Worldwide Machinery is an American company whose focus is to provide a wide range of products and services to the civil construction, mining and pipeline sectors. Through their 6 divisions, they offer a one-stop shop solution to their clients. Worldwide Machinery was established in 1949 and specializes in buying and selling earthmoving and mining equipment. They formed a Pipeline Division in the early 1990’s which has become a worldwide leader in the rental and sale of pipeline specialty and earthmoving equipment. Their SUPERIOR
Manufacturing division was founded in the mid-1990’s and specializes in the manufacturing of pipeline specialty equipment and accessories. WRS, founded in 1997, focuses on the rental of larger earthmoving fleets in the western United States and more recently for large international projects. WIPS provides parts, supplies, consumables and ancillary equipment to their customer base. Worldwide Machinery has a new division, Worldwide Financial, which provides financing and logistical support to the energy, infrastructure construction, and mining industries. Their other new division, Automatic Welding Services, will provide a complete automatic welding solution to the pipeline construction industry.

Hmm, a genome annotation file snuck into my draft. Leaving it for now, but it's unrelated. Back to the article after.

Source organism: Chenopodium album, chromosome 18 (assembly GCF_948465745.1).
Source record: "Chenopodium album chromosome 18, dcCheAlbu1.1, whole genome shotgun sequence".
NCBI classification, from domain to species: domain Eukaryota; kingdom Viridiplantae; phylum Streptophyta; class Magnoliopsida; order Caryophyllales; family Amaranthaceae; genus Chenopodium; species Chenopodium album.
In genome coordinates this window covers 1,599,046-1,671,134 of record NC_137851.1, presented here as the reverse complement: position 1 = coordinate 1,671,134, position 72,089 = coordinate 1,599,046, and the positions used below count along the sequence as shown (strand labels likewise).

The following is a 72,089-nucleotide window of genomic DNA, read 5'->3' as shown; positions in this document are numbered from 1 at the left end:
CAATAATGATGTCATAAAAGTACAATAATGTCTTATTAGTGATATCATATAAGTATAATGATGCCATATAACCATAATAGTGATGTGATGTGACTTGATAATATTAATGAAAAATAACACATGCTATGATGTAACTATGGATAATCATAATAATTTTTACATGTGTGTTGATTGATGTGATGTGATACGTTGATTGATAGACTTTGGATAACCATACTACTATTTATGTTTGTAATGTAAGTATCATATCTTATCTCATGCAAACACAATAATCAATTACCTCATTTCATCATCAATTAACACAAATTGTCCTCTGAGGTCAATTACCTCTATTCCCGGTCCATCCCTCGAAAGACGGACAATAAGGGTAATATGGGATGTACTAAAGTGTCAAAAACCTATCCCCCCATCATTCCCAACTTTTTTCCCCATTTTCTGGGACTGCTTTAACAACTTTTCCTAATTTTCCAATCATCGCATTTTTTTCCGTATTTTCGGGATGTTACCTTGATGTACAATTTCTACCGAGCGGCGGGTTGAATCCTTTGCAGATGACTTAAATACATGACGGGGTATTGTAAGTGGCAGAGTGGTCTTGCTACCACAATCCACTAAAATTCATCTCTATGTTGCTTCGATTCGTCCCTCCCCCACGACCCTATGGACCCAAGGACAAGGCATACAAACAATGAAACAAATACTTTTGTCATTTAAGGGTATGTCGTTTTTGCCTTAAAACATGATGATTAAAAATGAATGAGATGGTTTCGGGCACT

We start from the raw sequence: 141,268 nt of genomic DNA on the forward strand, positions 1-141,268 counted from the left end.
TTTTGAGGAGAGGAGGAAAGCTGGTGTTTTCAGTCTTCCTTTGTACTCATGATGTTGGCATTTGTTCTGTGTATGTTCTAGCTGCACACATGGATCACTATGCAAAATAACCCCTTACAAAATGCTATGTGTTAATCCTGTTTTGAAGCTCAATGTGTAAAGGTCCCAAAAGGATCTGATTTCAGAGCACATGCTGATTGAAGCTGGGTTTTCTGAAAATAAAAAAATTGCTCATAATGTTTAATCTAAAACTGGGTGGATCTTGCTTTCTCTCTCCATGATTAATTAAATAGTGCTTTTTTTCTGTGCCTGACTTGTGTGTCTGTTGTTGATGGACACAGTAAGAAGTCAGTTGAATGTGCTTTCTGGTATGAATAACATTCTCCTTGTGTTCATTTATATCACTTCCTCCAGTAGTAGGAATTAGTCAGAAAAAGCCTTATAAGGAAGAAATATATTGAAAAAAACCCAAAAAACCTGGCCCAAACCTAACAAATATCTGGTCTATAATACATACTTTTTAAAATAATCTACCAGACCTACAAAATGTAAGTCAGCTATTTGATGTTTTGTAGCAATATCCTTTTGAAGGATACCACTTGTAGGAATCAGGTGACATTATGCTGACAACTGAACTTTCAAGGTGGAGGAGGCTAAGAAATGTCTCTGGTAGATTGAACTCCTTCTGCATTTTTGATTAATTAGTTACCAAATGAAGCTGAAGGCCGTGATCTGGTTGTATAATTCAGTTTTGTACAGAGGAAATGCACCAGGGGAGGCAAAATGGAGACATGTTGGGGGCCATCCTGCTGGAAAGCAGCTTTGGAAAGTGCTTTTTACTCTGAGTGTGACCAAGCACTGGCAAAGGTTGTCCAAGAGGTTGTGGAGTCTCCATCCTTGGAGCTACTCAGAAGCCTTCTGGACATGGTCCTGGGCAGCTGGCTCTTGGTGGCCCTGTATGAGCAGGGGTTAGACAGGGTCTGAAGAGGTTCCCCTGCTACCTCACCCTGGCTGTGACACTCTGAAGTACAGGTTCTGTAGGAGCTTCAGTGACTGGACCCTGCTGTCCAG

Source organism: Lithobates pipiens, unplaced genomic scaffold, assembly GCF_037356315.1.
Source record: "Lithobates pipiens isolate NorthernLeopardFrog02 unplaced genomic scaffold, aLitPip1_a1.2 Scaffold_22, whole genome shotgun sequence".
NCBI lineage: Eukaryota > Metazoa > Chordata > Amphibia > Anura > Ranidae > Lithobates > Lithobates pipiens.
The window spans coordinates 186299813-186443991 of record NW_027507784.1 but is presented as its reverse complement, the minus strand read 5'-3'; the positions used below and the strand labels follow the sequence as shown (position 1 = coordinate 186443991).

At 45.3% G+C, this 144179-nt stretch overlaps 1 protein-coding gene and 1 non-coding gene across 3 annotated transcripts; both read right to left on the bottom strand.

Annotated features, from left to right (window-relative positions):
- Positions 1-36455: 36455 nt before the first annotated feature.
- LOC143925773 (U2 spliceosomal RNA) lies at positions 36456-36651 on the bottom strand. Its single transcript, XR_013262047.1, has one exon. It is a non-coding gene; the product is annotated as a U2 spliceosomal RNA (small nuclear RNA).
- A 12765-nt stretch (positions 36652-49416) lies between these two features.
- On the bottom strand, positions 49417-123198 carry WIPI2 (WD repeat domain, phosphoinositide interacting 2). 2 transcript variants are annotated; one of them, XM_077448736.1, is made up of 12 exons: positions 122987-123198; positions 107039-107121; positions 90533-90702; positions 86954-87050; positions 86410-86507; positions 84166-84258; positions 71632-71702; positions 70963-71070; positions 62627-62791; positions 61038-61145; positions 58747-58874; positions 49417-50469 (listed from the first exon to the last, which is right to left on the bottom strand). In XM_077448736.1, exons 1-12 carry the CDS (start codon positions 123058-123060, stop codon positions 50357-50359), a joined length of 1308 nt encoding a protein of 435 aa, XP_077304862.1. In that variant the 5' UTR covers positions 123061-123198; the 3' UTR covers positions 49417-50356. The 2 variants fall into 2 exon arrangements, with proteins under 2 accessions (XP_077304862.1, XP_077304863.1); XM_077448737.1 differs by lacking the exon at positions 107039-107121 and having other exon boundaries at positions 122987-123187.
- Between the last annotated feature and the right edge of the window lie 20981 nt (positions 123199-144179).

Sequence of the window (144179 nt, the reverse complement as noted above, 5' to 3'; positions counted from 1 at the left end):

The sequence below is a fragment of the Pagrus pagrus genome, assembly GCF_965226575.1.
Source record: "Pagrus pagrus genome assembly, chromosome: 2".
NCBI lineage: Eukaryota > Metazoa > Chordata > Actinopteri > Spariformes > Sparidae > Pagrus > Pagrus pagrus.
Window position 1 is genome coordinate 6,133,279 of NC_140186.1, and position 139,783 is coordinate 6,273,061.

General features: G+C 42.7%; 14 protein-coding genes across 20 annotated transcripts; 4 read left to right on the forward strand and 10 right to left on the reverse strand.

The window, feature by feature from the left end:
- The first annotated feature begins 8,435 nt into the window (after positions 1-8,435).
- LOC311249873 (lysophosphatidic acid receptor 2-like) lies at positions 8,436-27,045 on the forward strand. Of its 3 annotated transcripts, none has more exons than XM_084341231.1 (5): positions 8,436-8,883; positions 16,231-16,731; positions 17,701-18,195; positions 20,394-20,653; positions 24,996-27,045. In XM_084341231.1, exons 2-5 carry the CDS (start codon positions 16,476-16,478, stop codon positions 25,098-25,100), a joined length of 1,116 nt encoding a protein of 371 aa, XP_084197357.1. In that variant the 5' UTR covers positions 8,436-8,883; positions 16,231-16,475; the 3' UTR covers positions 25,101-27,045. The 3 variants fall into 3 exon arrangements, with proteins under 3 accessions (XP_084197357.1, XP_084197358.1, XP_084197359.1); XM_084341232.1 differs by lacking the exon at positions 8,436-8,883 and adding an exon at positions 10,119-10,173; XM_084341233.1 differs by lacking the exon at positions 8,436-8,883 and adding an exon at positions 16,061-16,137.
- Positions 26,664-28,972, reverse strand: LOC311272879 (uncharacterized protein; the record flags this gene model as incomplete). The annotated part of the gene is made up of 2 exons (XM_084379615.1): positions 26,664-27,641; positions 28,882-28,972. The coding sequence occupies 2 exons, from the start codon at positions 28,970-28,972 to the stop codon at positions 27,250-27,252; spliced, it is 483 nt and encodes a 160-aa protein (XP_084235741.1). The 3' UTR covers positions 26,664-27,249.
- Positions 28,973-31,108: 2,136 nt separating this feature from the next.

Worldwide Machinery Pipeline Division, one of the largest one stop suppliers of pipeline and specialty equipment, focuses on Africa as one of their markets. They are involved in supplying pipeline and earthmoving equipment in Nigeria where they have sold many pipelayers, welder tractors, pipe benders, vacuum lifts, marsh buggy excavators, air compressors, generators, dozers, and motor graders among other construction equipment.
Adam Greenberg, Worldwide Machinery’s Vice-President, advices the buyers and traders in Africa that a low price on a machine does not mean that it is the best. “There is a reason why the machine is priced low: because the supplier typically bought the machine at an auction and cannot support and justify the price. If it is too good to be true it usually is. When you buy from a supplier you need to ask for support and records of the machine, component histories, work order histories, and undercarriage/tire reports to verify the machine was well maintained. At the end of the day the less downtime you have on your job the better. You don’t want to buy the cheapest machine and then immediately spend money on it to get the machine in proper working order. As a buyer you need to beware, you get what you pay for!!!” says Adam. He also comments on the emerging trends and issues on heavy equipment; this may influence the pricing of the equipment.
He further says that Africa has not been hit yet by tier engines and emissions standards. “In other parts of the world like North America and EU there is a mandate that heavy machinery by certain dates will have to comply with strict emissions standards. Tier 4 engines are more expensive to produce and take special fuel which increases the price of heavy machinery in the long run.”